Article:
Timeshares seem like something wonderful to leave the family when owners don’t consider the annual maintenance fees and dues they pass on. The responsibility of payment for a vacation property your father owned depends on several factors. If you don’t want the inconvenience or expense of owning a timeshare, you can refuse the inheritance. However, the ownership becomes a part of your father’s estate from which payments would continue until a sale or foreclosure of the property.
When your father purchased the timeshare property, he signed a deed and bought partial ownership of a condominium unit or vacation home. Typically, an owner uses a unit purchased on the property at a resort or some vacation spot for a certain period of time. Although your father might own a particular unit for a week each year, he owns the parcel as part of the real estate agreement through the timeshare association or management and the recorded deed. That property, like a permanent residence he owned, becomes part of his estate upon death.
Deed or Will
The responsibility or ownership of the timeshare property involves the names or co-signers listed on the deed. Your father could have included a name on the deed, such as his spouse or a child. A parent could believe his survivors would enjoy the vacation property just as he did. You might have agreed to have your name on the deed if he asked you a while back. Maybe you didn’t think much about it at the time. In that case, you would take over responsibility for payments. Your father could have left you the timeshare property in a will or trust among his assets. You can refuse to accept that inheritance, but the property still remains a part of your father’s estate.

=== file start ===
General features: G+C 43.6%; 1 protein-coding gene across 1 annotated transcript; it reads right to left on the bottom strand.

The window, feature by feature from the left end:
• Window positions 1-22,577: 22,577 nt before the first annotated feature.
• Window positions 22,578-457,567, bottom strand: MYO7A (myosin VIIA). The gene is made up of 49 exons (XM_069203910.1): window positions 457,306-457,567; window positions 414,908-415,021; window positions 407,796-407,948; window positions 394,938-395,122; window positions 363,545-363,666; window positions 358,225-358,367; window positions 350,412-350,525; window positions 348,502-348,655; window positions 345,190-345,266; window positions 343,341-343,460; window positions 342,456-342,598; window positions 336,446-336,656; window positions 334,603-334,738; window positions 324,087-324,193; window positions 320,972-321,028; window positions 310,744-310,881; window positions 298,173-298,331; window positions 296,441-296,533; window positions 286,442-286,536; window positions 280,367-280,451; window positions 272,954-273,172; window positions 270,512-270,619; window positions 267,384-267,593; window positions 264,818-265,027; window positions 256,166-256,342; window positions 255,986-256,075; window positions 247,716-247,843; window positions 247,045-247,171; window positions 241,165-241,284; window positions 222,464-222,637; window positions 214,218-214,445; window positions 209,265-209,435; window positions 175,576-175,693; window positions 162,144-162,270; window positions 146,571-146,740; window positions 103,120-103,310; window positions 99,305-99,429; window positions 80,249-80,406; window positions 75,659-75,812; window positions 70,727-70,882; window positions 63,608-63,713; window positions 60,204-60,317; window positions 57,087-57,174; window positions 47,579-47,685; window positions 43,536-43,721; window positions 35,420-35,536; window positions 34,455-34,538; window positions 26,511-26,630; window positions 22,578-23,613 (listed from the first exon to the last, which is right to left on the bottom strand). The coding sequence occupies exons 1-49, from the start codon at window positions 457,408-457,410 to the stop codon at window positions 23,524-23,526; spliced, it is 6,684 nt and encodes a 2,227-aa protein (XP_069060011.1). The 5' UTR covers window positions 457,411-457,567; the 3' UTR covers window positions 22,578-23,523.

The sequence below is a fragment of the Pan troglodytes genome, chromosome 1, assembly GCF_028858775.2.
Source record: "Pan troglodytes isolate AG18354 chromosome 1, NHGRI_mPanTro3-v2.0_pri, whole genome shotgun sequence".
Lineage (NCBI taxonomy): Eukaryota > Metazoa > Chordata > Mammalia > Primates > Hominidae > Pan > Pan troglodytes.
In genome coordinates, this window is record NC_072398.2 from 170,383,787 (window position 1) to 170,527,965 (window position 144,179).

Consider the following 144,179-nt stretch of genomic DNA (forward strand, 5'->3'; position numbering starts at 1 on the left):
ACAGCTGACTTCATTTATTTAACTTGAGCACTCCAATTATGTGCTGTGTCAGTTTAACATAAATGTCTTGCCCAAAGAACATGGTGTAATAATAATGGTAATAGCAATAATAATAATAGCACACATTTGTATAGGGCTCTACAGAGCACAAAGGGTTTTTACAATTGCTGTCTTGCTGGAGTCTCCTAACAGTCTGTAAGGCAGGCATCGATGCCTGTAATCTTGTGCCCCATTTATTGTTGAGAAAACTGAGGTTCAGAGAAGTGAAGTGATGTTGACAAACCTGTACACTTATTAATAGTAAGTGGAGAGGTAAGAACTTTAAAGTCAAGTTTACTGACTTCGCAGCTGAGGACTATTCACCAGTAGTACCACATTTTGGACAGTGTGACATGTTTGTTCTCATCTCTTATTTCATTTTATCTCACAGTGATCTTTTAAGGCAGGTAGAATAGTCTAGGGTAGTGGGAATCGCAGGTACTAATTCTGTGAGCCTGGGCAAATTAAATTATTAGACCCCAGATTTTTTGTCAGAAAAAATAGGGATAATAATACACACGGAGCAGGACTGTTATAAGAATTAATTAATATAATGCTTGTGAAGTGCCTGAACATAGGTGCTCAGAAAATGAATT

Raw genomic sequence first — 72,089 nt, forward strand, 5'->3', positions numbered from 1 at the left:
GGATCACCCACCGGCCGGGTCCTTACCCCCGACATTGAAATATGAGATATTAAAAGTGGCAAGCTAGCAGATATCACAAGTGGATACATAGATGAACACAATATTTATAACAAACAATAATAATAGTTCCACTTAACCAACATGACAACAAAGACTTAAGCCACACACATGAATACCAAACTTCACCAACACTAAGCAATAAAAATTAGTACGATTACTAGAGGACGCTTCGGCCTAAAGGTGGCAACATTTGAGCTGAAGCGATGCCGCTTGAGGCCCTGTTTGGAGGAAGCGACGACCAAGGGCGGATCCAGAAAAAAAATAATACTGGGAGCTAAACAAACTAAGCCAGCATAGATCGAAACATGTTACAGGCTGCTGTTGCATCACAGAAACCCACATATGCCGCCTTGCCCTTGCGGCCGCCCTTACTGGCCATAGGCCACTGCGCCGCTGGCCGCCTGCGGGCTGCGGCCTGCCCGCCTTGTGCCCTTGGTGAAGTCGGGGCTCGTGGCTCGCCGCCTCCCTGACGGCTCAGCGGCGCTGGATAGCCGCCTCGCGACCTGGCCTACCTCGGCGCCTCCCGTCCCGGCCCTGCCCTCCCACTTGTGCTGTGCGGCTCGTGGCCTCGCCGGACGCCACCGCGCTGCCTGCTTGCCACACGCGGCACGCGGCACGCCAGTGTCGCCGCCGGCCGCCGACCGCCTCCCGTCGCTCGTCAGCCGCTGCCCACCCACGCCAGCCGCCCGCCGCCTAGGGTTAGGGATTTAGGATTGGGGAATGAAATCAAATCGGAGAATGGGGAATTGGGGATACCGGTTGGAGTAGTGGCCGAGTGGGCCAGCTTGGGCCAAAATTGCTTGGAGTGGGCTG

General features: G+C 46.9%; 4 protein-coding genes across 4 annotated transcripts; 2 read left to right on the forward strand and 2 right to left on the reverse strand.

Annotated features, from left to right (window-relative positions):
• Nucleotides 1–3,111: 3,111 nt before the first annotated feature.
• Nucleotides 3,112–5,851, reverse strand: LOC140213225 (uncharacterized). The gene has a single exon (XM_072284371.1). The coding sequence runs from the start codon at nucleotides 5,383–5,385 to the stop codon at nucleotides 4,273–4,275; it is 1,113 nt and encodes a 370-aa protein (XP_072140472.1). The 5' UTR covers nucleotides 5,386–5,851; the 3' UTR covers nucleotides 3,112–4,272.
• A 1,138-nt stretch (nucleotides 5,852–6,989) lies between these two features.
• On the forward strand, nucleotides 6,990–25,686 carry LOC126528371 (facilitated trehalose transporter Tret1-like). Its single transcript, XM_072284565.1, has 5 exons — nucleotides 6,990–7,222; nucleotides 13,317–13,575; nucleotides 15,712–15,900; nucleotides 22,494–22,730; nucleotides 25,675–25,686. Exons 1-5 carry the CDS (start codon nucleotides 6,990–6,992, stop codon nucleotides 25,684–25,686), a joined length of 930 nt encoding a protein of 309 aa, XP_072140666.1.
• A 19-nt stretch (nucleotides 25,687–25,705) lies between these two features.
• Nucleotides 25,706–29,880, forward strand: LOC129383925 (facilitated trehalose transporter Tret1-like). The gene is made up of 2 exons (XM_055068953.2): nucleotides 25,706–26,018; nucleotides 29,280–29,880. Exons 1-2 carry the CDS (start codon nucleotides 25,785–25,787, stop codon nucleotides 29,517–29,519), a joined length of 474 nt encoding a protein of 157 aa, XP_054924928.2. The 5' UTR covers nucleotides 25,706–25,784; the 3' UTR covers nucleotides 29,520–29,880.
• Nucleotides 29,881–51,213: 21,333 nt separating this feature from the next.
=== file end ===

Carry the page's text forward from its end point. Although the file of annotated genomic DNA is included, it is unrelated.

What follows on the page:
Estates of the deceased usually go through probate, a process monitored by the local court to distribute assets properly. The executor or administrator of the estate would continue payments on the timeshare using money from accounts in the estate or even selling assets to pay the fees. Anyone can administer the estate, including a member of the family. The administrator or executor of the estate could try to sell the timeshare, pass it on to an heir who wants it or even donate it to a charity organization that buys timeshares.
It’s possible the estate has enough funds or your father had a life insurance policy that could pay off the mortgage balance for the property. If your father is still alive and enjoying the timeshare unit, let him know your concerns about inheriting this responsibility. He could leave instructions through a will or the estate administrator to discontinue payments on the timeshare. Either the timeshare company or association will take over the deed or foreclose on the property, depending on state laws, which would not affect the credit rating of heirs.
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